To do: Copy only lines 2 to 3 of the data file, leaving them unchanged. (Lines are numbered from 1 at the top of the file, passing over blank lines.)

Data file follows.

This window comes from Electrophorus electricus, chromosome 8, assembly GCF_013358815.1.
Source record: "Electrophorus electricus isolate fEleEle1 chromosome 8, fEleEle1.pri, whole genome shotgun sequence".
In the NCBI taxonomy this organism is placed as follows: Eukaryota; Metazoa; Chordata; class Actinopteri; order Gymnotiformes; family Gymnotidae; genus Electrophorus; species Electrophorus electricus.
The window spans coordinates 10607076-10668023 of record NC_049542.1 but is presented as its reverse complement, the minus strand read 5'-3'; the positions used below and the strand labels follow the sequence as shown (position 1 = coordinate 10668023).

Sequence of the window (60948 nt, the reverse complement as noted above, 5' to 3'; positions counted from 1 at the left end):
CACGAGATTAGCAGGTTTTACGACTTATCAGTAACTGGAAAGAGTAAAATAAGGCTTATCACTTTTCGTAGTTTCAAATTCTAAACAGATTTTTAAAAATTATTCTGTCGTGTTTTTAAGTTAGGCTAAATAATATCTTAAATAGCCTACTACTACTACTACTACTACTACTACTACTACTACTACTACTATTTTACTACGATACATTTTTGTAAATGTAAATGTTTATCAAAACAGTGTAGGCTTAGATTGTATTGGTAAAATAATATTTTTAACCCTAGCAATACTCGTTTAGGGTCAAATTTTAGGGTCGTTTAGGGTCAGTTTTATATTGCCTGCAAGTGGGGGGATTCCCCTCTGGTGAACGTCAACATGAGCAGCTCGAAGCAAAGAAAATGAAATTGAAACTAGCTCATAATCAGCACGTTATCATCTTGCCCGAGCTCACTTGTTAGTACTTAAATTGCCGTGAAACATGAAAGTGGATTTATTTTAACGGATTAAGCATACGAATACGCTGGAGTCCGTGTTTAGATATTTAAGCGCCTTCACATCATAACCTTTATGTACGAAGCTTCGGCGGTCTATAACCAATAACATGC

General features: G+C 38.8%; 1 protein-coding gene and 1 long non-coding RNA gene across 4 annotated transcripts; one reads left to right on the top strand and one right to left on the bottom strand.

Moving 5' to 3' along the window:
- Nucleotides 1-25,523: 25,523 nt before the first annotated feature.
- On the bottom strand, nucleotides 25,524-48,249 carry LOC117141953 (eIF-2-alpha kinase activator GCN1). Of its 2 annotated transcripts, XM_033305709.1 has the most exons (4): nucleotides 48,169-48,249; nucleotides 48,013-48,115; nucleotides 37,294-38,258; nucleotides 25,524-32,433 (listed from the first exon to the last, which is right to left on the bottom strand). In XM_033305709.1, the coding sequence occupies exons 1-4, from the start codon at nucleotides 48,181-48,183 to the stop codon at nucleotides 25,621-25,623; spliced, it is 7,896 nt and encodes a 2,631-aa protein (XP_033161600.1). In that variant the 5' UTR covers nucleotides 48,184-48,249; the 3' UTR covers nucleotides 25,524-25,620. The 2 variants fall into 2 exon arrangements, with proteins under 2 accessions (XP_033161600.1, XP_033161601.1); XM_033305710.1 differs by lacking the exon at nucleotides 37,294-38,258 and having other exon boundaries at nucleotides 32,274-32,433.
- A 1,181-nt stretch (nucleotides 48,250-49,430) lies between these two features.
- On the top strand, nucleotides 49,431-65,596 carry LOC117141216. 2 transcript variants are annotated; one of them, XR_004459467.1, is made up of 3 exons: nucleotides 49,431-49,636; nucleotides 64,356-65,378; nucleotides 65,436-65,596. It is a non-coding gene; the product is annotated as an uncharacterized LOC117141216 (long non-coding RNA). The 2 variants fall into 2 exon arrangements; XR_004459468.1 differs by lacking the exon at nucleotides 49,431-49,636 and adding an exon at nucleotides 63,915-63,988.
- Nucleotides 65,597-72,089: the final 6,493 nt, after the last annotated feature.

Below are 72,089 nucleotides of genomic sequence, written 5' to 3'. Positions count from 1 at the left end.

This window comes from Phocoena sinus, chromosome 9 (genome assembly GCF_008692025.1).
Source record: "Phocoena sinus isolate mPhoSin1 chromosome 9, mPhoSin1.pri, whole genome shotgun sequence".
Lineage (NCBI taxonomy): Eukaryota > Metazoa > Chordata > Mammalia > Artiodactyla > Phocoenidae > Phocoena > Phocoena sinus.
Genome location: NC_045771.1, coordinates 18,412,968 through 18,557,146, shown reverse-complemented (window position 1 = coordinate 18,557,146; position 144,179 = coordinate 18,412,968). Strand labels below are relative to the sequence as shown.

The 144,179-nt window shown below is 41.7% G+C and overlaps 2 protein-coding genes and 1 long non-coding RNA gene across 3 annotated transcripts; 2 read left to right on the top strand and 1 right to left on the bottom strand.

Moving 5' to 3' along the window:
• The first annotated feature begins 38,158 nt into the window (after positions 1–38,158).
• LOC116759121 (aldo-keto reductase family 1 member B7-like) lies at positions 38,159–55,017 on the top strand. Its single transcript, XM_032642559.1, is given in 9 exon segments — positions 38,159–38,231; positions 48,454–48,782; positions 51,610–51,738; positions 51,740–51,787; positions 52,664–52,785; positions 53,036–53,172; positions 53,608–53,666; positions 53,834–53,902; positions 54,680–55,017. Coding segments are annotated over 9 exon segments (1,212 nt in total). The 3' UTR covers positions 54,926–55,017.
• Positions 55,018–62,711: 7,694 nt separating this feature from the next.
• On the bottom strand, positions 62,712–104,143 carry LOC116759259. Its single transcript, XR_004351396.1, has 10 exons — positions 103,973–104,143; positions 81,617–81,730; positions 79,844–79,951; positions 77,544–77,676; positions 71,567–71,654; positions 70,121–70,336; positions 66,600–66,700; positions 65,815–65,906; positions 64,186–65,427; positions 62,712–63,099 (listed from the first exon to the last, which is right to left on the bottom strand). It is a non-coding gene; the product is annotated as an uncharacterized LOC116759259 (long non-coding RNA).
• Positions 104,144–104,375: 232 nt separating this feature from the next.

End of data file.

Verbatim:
Source record: "Electrophorus electricus isolate fEleEle1 chromosome 8, fEleEle1.pri, whole genome shotgun sequence".
In the NCBI taxonomy this organism is placed as follows: Eukaryota; Metazoa; Chordata; class Actinopteri; order Gymnotiformes; family Gymnotidae; genus Electrophorus; species Electrophorus electricus.